>> it wouldn't surprise me at all if other greek banks are forced to go down this route and take ela funding where the credit risk ultimately sits with the greek central bank. obviously, the ecb would have to sign this off. that's going to have to happen some time in the next couple of weeks. but for us our base case is that greece won't exit the eurozone. >> but overall, the greek economy continues to be a shambles. and what this story has done it's pushed the borrowing costs for the greek government up. that doesn't help at all. it's just making it more expensive for greeks to borrow money, if it needs to borrow money or if it wants to return to the market. >> yeah the greek economy has obviously returned to growth. it is running a primary surplus, but it has this huge overhang and massive debt stock. it's got a lot of redemptions falling due one way or another. it's got limited cash reserves. so if if the eurozone was to become about, it would have much
more to do with an accident than it would about the will of the greek people or the willingness of euro zone politicians to let it gone. >> lyn graham-taylor, thank you very much for your input. appreciate your time. don't forget follow me on twitter. tweet me i'll tweet you back you can get me @bbcaaron. i've got one thing to say? >> what's that? >> how young are these banking experts nowadays? >> yeah i think i know where you're coming from. >> yeah! >> but you know what because they're young, it doesn't mean they don't know what they're talking about. >> no, but i think they're starting at 12. see ya! >> a very grumpy aging aaron leaving the set. stay with us, still to come david ginola tells us why he wants to be the next president of fifa.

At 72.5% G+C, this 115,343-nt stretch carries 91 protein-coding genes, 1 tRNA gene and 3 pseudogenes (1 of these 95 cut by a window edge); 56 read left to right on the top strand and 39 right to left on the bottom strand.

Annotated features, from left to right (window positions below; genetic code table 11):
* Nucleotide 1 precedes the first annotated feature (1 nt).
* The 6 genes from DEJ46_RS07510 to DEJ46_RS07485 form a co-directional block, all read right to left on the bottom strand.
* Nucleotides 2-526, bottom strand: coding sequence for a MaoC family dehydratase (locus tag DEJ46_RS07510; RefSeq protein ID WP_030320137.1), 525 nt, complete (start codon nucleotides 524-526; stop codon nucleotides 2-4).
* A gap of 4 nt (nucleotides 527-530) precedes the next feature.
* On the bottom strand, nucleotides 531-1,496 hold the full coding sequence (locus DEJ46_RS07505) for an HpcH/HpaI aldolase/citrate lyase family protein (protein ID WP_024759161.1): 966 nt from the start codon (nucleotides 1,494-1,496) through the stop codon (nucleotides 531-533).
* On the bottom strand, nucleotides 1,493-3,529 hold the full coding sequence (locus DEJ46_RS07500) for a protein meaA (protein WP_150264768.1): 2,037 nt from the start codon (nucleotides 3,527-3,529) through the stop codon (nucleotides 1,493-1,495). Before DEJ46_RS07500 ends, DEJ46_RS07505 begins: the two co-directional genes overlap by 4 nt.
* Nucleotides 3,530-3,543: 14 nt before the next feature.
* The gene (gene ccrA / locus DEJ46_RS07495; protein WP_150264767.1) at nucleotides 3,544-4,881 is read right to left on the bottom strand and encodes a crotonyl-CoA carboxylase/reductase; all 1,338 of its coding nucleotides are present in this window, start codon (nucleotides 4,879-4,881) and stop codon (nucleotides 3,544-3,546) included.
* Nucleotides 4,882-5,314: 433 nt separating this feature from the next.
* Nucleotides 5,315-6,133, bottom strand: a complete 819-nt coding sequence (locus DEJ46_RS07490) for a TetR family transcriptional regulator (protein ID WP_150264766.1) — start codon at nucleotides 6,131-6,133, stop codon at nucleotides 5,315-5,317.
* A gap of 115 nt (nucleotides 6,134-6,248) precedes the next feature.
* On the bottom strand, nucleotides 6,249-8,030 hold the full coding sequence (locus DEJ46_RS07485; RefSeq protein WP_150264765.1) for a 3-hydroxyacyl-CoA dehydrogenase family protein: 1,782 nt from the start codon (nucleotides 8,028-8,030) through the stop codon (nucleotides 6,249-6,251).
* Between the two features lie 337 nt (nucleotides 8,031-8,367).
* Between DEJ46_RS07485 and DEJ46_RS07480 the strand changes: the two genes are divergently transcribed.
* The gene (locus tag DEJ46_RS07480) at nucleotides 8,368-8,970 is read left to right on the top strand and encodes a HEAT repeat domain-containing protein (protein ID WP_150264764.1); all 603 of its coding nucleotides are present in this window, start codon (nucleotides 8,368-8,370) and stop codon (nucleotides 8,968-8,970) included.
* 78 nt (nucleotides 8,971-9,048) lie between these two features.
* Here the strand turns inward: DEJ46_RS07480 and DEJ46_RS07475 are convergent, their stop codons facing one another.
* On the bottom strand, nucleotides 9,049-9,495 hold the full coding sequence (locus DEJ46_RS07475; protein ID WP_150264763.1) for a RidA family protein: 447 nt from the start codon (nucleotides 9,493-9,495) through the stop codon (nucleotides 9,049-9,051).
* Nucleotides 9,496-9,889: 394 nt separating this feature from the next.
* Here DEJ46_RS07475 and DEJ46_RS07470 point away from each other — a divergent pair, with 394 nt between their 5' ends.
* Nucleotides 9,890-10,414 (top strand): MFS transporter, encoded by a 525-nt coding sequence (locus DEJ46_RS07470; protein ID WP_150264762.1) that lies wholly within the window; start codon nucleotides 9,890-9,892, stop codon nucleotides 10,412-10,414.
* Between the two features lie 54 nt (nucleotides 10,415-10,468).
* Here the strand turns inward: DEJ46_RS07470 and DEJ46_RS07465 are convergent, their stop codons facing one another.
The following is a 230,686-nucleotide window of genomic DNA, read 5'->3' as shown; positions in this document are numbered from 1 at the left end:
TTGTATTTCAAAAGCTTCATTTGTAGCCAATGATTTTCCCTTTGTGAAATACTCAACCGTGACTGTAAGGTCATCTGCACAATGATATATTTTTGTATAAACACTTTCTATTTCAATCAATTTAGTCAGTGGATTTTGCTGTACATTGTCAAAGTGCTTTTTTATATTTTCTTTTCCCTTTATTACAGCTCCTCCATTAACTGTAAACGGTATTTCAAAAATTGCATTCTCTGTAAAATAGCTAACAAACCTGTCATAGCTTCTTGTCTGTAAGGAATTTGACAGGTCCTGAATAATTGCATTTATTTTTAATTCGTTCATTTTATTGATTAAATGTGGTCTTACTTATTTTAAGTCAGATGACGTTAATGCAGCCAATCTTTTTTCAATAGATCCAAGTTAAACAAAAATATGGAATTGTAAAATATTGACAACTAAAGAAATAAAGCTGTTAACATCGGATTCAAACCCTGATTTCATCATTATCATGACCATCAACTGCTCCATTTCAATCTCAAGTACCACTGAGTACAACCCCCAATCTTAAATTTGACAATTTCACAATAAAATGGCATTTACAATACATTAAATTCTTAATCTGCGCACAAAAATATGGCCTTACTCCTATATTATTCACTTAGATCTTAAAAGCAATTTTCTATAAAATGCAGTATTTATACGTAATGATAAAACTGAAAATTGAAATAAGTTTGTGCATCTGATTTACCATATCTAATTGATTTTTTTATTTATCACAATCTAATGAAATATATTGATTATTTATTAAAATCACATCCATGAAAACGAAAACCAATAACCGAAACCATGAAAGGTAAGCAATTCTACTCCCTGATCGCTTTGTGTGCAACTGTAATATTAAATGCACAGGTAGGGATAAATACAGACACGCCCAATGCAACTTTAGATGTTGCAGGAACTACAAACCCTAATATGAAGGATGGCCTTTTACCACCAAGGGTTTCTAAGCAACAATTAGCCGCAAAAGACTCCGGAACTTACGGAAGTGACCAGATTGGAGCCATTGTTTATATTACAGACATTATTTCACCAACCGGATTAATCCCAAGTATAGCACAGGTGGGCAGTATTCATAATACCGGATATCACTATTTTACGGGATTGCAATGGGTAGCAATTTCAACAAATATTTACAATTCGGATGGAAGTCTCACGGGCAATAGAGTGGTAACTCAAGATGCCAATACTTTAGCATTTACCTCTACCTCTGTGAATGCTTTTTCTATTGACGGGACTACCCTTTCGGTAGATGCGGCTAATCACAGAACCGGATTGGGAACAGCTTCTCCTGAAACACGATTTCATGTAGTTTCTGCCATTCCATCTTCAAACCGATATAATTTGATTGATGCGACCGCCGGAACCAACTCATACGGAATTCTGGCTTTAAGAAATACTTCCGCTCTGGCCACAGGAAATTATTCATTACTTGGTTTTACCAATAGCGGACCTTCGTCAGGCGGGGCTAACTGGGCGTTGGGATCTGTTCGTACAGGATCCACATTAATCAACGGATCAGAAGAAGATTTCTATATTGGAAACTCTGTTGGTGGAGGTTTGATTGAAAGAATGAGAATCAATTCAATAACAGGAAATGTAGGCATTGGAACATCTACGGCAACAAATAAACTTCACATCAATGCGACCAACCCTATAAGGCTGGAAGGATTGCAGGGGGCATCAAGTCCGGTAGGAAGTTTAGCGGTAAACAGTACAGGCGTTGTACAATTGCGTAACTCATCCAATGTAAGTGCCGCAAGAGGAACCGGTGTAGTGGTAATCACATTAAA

welcome back to "gmt." i'm stephen sackur. the top stories this hour. the number of suspected islamist militants have been arrested overnight in police operations in several european countries. and the u.s. secretary of state, john kerry, has paid his respects to the victims of last week's terrorist attacks in paris. in a show of american solidarity with the french people. now, if you're a football fan like me you may remember david ginola the french player known in the 1990s for his silky skills and, yes, even silkier hair. now ginola says he wants to be the next president of fifa standing against sepp blatter. it's not clear, though if he'll have enough support to stand. well, david ginola's in london right now and he has been talking to our sports correspondent, natalie parks, who's just raced from meeting